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The £1billion parking robbery: Motorists face charges rising by up to 230% from next month

Town halls are set to pocket a record £1billion profit from parking fees over the next year.

Motorists face increases of up to 230 per cent from next month, an audit reveals today.

As well as charging more for town car parks, many councils are raising the cost of residential permits.

Town halls across the country are set to pocket a record £1billion profit from parking fees over the next year. They are also planning to raise the cost of residential permits (file picture)

Shoppers and churchgoers will be hit by the end of cheaper Sunday parking in some areas.

Hampshire, Nottingham, Reading, Cambridge, Brighton and Exeter are all planning big hikes. 

Councillors insist higher fees are necessary because of major budget cuts from Whitehall. They also cite the need to tackle congestion and air pollution.

Families are already facing the second highest rise in council tax in a decade, with typical Band D rises of £76 from next month.


Councils expect to make a record surplus of £885million from parking fees in 2018-2019. And the RAC Foundation predict this will hit £1billion in 2019-2020.

Spokesman Steve Gooding said: ‘With sums this large in play, the question must be whether they are actually helping our town centres and high streets to thrive, or whether it feels more like motorists being targeted to help increasingly cash-strapped councils balance their books.’

Edmund King, president of the AA, said: ‘Drivers beware. April sees the start of new tactics for some councils going after more cash from drivers.

‘Some councils are already budgeting to make millions of pounds more from motorists, on top of the millions they already get, by increasing parking charges, extending restricted parking zones, enforcing new bus lanes and looking for new opportunities to catch drivers.’

Analysis by the Daily Mail shows that residential parking charges are set to rise by up to 230 per cent across Hampshire, with annual permits in Romsey and Andover increasing from £15 to £50, and from £22 to £50 in Winchester. The changes will be phased in over two years.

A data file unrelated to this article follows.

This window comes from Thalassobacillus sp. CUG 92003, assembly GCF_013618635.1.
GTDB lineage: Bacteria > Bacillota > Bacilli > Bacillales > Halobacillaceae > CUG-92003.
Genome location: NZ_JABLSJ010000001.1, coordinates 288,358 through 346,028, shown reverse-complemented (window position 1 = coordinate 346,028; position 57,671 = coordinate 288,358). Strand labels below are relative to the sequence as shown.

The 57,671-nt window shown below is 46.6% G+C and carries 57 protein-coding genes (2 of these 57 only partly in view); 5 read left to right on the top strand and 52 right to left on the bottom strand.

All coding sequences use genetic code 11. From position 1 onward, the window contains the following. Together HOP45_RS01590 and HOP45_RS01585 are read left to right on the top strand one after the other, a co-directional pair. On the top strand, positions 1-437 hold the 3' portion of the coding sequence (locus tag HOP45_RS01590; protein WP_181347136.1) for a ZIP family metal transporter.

Northampton Borough Council is trebling evening car park charges from £1 an hour to £3. In Camden, council leaders are planning to increase the cost of residential permits by up to 70 per cent.

Councillors insist higher fees are necessary because of budget cuts (file picture)

Councillors insist higher fees are necessary because of budget cuts (file picture)

This will saddle the owner of an older diesel estate with a £577 bill.

Reading hopes to raise almost £1million extra in one year by ratcheting up parking fees, permits, and fines and scrapping free parking in many areas.

Mike Cherry, of the Federation of Small Businesses, warned that low-cost parking was vital for town centres.

‘Hiking up the cost can drive people away from their local high street, with customers often heading to out-of-town shopping centres with free car parks,’ he said. ‘Parking shouldn’t be used as a cash cow for councils looking to raise revenue.’

Sir Greg Knight, Tory MP for East Yorkshire, who has successfully pushed for laws to crack down on private parking firms, said: ‘This is a short-sighted strategy that doesn’t make any sense.

‘I’m surprised that on the one hand local authorities are complaining that their high streets are struggling yet on the other hand they are adding to their grief by putting up parking charges.

‘When you look at the budget of every family if they have to pay more for parking this also leaves them with less money to spend in the shops locally.’

Councillor Martin Tett, transport spokesman for the Local Government Association, said: ‘Councils are on the side of motorists and shoppers.

‘They have to strike a balance when setting parking policy, both on street and off street, to make sure that there are spaces available for residents, high streets are kept vibrant and traffic is kept moving.

‘Any income raised through on-street parking charges is spent on running parking services and any surplus is only spent on essential transport projects, such as tackling our national £9billion roads repair backlog and other transport projects that benefit high streets and local economies.’